If you look at EVs they will be greatly improved via usage as with usage you find out what breaks or what can be improved.  I'm not against EVs at all rather my observation is they are a very new technology with a lot of problems something that usage and time will correct.
       
      As for leaving out the govt. always – don't recollect making any comments here either – please cite.
       
      As for my fear of govt debt – not unfounded at all rather spot on and as discussed in other articles left unchecked we will default or no one will wish to buy our bonds because the extremely low yields are misrepresentative of the risk, which means you have to print more =  more oil based inflation.  The math here is pretty simple.
       
      As for what I think the govt. should do – I will explain in another article, but I must make the point that the govt. funds a tremendous amount of R&D.  NIH alone funds something in the order of $30 billion per year.
       
      Rather than invest in a given company the govt. should create RFPs where they buy the tech with the aim of perfecting it via usage – again will discuss in the next article.
       
      Inventing something is very different than commercializing it and commercializing it is skill found at start-ups, entrepreneurs and some companies – not at the govt.
       
       
       
       

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      • itaest

        Agree that inventing and commericialzing are two different things. But you did suggest that the masses, the people, should test new technology to remove bugs.

        That works with computers: If they fail, there is no risk to people's health or life, just to their wallet. That is the way it works with Microsoft, but Microsoft is not an example in how to develop bug-free technology… do you remember the blue screen of death?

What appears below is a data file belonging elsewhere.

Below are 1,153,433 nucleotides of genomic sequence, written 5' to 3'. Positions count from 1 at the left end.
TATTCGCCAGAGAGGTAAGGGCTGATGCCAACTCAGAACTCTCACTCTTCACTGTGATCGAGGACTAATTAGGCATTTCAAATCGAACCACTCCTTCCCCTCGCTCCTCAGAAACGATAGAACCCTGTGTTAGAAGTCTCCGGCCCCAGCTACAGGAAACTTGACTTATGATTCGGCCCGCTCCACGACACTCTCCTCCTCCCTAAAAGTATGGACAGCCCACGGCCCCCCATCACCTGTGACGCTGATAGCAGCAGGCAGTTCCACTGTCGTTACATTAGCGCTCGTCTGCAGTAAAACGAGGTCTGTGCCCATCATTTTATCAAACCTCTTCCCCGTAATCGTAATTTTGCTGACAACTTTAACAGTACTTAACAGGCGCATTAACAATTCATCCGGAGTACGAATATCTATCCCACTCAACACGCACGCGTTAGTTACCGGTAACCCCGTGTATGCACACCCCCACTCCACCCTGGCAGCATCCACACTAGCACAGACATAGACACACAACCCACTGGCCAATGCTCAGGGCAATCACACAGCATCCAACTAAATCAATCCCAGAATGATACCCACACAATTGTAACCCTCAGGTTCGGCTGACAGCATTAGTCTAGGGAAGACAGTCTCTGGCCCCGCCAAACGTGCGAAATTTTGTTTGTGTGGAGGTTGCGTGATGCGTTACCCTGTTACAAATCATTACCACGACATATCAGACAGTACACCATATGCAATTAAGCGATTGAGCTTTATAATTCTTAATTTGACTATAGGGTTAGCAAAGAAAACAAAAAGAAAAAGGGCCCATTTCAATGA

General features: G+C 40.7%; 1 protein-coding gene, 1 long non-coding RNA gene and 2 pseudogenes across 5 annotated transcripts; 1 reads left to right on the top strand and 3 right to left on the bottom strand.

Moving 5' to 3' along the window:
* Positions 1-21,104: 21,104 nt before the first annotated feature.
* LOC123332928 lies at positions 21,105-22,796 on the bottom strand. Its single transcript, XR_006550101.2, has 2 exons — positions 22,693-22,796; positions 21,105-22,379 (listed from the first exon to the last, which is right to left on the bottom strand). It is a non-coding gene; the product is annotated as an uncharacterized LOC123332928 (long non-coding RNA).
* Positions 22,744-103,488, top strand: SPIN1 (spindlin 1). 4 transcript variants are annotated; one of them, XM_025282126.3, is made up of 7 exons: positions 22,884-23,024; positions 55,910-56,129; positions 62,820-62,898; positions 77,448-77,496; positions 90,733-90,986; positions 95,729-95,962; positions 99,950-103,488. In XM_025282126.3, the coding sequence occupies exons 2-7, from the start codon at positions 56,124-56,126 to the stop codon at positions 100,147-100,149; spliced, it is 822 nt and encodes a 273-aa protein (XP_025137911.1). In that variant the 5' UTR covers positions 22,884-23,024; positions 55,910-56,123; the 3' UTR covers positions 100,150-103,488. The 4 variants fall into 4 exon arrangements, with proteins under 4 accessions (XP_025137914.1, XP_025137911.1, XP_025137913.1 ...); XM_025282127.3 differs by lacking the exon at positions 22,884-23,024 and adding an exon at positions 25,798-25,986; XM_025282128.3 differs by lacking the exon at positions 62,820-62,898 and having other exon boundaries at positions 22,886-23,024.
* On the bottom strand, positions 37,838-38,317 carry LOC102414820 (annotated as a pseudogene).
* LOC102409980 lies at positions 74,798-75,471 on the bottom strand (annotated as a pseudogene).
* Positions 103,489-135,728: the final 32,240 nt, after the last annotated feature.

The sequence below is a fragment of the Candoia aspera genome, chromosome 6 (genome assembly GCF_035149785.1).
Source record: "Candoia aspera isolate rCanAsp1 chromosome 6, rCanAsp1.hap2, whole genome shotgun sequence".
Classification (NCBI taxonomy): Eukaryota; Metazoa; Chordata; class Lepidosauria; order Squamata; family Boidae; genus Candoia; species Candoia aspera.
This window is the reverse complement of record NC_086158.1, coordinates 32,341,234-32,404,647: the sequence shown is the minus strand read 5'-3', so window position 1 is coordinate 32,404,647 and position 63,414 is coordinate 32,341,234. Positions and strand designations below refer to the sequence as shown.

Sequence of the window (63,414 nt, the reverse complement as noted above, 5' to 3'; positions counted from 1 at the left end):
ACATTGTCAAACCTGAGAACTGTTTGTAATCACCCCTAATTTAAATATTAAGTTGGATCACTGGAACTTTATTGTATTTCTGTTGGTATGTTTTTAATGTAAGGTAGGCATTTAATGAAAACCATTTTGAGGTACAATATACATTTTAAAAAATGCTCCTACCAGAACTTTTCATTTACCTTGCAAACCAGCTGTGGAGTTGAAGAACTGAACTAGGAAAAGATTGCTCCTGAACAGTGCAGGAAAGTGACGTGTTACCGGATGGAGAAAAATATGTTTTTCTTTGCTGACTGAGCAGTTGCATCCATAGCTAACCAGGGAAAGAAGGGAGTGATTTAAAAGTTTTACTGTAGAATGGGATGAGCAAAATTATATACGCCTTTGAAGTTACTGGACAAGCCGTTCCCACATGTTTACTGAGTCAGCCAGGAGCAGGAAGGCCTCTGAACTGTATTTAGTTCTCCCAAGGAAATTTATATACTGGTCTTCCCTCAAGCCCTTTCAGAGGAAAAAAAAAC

We don’t need a blue screen of death when driving our electirc vehicles (EV) at 50MPH and then having it suddenly stall and then have the car or truck behind us crashing into our car.

        The government should create Request for Proposals (RFP), is that what you meant? I would like to hear about that idea. When you write about it remember: you need to discuss how it is determined that a new techonology is safe or unsafe? Do you ask the people it killed? Hm.

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  • BC

    Once again you are indicating I have said things that I have not.  Furthermore, I am not some kind of extreme Tea Party member that wants no govt. spending at all.  My comment on govt. is that it keeps growing and is doing so in an unsustainable fashion so the waste, which is everywhere the govt. spends, needs to be identified and cut.
     
    I do remember the blue screen of death and that's not what I was talking about.  As for auto safety the govt has done a lot of good work like tempered glass, child seats, safebelt laws, etc.  And again I did not say this work shouldn't be done, but a lot of these regulations came into effect due to accidents and not before.
     
    The reality of any new tech is that it has bugs or problems.  The combustion engine had many problems early on and as they saw these problems they fixed them and improved other processes.  This continues to today.
     
    Electric cars have many technical, infrastructure and ROI problems and as a result adoption will be slow and is slow.  From an engineering point of view the more usage there is then the better they can analyze why things break, what doesn't work so well and what needs to be improved.  This is true of most if not all technology.
     
    Take the battery problem – charge doesn't last very long and batteries degrade over time.  With more usage and better science they will find a way to increase battery life and amount of charge = a better product.  Now imagine usage in all 50 states – the climate is very different and when you have enough usage you will figure out climatic issues.